David:

Wow.

Rufus Chote:

Waiting on the recovery team to come in.

David:

So, did you get any news at all about what was happening in Europe, or the Pacific, or anything?

Rufus Chote:

There was an English language newspaper called the *New Palm Times. Of course, it was all propaganda, but you could read it. The propaganda was coming from the Solomon Islands, and the next day it was coming from an island closer this way, the next day it was coming closer. Well, you could see the progress of the war.

A Real Amusing Term

Rufus Chote:

But they had a real amusing term. They would say, “Forty of our faithful fighters flew out and engaged the enemy, bombed so and so. Thirteen of them came back and seven are yet to return.” They never would admit they had 20 people lost, but half of them was always hit.

David:

They were always on their way back eventually. Wow.

Rufus Chote:

But that was printed in their paper. But we could– people could bribe some of the Japs down there to bring a paper in. You got caught with it, it would be bad, but they were smuggled around and everybody got the news one way or another. But that way you could see the war was getting closer to the home islands all the time.

David:

So, you could tell that it was going the right direction–

Rufus Chote:

Right.

David:

–and it was coming to a close at some point.

Rufus Chote:

And the same thing about the European war. It was always– the Germans was always winning, but there was always **.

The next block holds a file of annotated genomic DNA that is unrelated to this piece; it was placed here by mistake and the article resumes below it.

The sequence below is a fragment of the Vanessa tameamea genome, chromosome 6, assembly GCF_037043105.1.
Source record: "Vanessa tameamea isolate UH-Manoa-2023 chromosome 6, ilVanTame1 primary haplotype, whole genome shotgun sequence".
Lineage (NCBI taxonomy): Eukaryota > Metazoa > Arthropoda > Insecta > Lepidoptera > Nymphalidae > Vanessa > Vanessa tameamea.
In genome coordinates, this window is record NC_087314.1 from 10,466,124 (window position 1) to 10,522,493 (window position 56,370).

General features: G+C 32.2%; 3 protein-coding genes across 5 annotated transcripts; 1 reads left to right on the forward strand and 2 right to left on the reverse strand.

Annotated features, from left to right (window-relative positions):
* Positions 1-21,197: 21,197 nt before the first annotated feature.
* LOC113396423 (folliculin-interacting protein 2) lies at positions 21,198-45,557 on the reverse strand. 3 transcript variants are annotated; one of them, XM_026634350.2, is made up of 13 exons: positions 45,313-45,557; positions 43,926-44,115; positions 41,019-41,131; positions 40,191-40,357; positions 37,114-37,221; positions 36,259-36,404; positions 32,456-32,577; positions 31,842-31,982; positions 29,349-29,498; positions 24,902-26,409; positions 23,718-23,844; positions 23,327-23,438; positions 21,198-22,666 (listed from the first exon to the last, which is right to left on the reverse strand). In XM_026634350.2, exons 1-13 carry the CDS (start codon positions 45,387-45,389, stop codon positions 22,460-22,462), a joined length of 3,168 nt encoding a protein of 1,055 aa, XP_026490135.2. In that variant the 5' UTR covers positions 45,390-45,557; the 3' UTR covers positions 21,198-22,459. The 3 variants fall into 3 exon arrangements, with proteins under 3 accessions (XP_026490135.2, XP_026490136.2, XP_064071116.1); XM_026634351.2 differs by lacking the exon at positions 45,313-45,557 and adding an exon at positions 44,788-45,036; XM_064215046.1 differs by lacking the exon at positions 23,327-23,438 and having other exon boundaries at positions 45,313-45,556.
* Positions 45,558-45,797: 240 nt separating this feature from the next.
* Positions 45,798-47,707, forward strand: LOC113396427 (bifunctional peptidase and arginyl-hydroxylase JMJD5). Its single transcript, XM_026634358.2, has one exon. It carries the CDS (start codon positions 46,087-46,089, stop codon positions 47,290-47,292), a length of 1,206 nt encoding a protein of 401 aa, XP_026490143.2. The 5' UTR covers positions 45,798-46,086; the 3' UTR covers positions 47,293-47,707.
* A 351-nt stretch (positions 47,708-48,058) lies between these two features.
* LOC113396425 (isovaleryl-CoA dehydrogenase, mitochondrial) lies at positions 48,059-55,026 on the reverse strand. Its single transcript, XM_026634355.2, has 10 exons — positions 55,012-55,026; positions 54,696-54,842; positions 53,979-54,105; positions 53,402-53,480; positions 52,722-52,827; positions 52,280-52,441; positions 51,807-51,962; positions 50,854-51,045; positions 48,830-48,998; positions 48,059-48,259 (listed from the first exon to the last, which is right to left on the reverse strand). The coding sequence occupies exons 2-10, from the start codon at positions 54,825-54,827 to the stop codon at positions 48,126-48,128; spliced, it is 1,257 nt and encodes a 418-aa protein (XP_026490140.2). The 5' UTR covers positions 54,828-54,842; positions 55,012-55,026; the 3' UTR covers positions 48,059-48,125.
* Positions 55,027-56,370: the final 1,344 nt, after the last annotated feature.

David:

Yeah.

Rufus Chote:

Road the same train back through Nagasaki and I saw all the devastation.

David:

Yeah.

Rufus Chote:

Just two and a half months after I’d seen the whole city.

One Bomb

David:

Had you heard about it all while you were in the camp? Had anybody said anything?

Rufus Chote:

No, not officially. But we had a habit of questioning the kids. They had kids working there until about 16 and then they went into the military. And between our accumulated Japanese, and some of them spoke a little bit English, a lot of sign language, we was always asking them questions.

This kid one day, I was asking him something there, and oh, he looked real bad. He said, “Nagasaki is all gone. One bomb.”

David:

Wow.

Rufus Chote:

SPEAKER: M2

I thought, “Hmm, I guess we kind of got a little bit carried away here.”

David:

Wow.

Rufus Chote:

What I compared it with, in the early part of the war in Europe, Germany was dropping what they called “blockbuster” bombs on London. I thought, “Well, they probably improved that a whole lot during the war there and it’s probably a bigger bomb.” But I couldn’t, even in my own mind, see one bomb, or one of anything, that would destroy the– Nagasaki was a pretty big area–

David:

Yeah.

Rufus Chote:

–and it’s in the valley, like–

They Disappeared

David:

Yeah.

Rufus Chote:

When we came back in later, of course, we knew after the war was over, we knew what had happened. It’s kind of funny – after the war ended, the camp commander said we had to stay in the camp. He said, “The guards will be on the outside for your protection, but you’re not to leave the camp.” Well, that lasted about five-six days until we got rested up, got a little food in our stomach and everything, and we started venturing out wherever we wanted to go.